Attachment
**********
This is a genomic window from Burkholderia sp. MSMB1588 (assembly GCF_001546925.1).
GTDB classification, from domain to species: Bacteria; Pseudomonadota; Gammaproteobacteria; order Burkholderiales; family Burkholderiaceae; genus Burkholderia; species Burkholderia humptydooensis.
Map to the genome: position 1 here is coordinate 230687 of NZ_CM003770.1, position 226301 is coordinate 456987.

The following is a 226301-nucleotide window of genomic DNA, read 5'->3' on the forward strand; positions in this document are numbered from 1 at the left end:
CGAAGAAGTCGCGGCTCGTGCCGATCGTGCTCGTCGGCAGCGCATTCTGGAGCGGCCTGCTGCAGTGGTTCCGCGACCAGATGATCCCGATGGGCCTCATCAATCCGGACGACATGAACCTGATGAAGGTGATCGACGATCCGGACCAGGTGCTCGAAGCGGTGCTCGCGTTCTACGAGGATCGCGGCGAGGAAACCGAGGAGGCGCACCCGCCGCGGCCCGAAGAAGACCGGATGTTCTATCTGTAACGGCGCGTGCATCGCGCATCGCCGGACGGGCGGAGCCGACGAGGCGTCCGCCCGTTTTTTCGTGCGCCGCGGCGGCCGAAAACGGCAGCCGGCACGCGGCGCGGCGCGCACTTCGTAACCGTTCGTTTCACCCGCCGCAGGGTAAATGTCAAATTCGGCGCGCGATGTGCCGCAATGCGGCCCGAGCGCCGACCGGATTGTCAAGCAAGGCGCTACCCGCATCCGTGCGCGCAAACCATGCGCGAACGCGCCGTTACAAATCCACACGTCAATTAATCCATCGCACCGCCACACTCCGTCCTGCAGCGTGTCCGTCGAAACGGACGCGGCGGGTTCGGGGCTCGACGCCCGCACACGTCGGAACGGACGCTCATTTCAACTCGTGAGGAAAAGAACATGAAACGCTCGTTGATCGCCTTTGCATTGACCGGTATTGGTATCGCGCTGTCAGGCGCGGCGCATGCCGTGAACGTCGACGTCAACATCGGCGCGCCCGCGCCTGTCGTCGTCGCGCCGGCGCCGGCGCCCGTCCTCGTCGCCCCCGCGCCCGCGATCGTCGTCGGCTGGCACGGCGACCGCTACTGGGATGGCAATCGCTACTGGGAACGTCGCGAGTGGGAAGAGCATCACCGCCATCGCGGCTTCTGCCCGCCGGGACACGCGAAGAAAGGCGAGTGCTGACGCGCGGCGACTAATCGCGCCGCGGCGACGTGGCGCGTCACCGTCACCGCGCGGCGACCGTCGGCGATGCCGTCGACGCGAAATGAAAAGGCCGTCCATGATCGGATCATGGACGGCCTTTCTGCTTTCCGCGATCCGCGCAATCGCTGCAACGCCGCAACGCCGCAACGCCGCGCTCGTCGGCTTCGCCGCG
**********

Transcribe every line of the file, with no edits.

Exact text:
This is a genomic window from Burkholderia sp. MSMB1588 (assembly GCF_001546925.1).
GTDB classification, from domain to species: Bacteria; Pseudomonadota; Gammaproteobacteria; order Burkholderiales; family Burkholderiaceae; genus Burkholderia; species Burkholderia humptydooensis.
Map to the genome: position 1 here is coordinate 230687 of NZ_CM003770.1, position 226301 is coordinate 456987.

The following is a 226301-nucleotide window of genomic DNA, read 5'->3' on the forward strand; positions in this document are numbered from 1 at the left end:
CGAAGAAGTCGCGGCTCGTGCCGATCGTGCTCGTCGGCAGCGCATTCTGGAGCGGCCTGCTGCAGTGGTTCCGCGACCAGATGATCCCGATGGGCCTCATCAATCCGGACGACATGAACCTGATGAAGGTGATCGACGATCCGGACCAGGTGCTCGAAGCGGTGCTCGCGTTCTACGAGGATCGCGGCGAGGAAACCGAGGAGGCGCACCCGCCGCGGCCCGAAGAAGACCGGATGTTCTATCTGTAACGGCGCGTGCATCGCGCATCGCCGGACGGGCGGAGCCGACGAGGCGTCCGCCCGTTTTTTCGTGCGCCGCGGCGGCCGAAAACGGCAGCCGGCACGCGGCGCGGCGCGCACTTCGTAACCGTTCGTTTCACCCGCCGCAGGGTAAATGTCAAATTCGGCGCGCGATGTGCCGCAATGCGGCCCGAGCGCCGACCGGATTGTCAAGCAAGGCGCTACCCGCATCCGTGCGCGCAAACCATGCGCGAACGCGCCGTTACAAATCCACACGTCAATTAATCCATCGCACCGCCACACTCCGTCCTGCAGCGTGTCCGTCGAAACGGACGCGGCGGGTTCGGGGCTCGACGCCCGCACACGTCGGAACGGACGCTCATTTCAACTCGTGAGGAAAAGAACATGAAACGCTCGTTGATCGCCTTTGCATTGACCGGTATTGGTATCGCGCTGTCAGGCGCGGCGCATGCCGTGAACGTCGACGTCAACATCGGCGCGCCCGCGCCTGTCGTCGTCGCGCCGGCGCCGGCGCCCGTCCTCGTCGCCCCCGCGCCCGCGATCGTCGTCGGCTGGCACGGCGACCGCTACTGGGATGGCAATCGCTACTGGGAACGTCGCGAGTGGGAAGAGCATCACCGCCATCGCGGCTTCTGCCCGCCGGGACACGCGAAGAAAGGCGAGTGCTGACGCGCGGCGACTAATCGCGCCGCGGCGACGTGGCGCGTCACCGTCACCGCGCGGCGACCGTCGGCGATGCCGTCGACGCGAAATGAAAAGGCCGTCCATGATCGGATCATGGACGGCCTTTCTGCTTTCCGCGATCCGCGCAATCGCTGCAACGCCGCAACGCCGCAACGCCGCGCTCGTCGGCTTCGCCGCG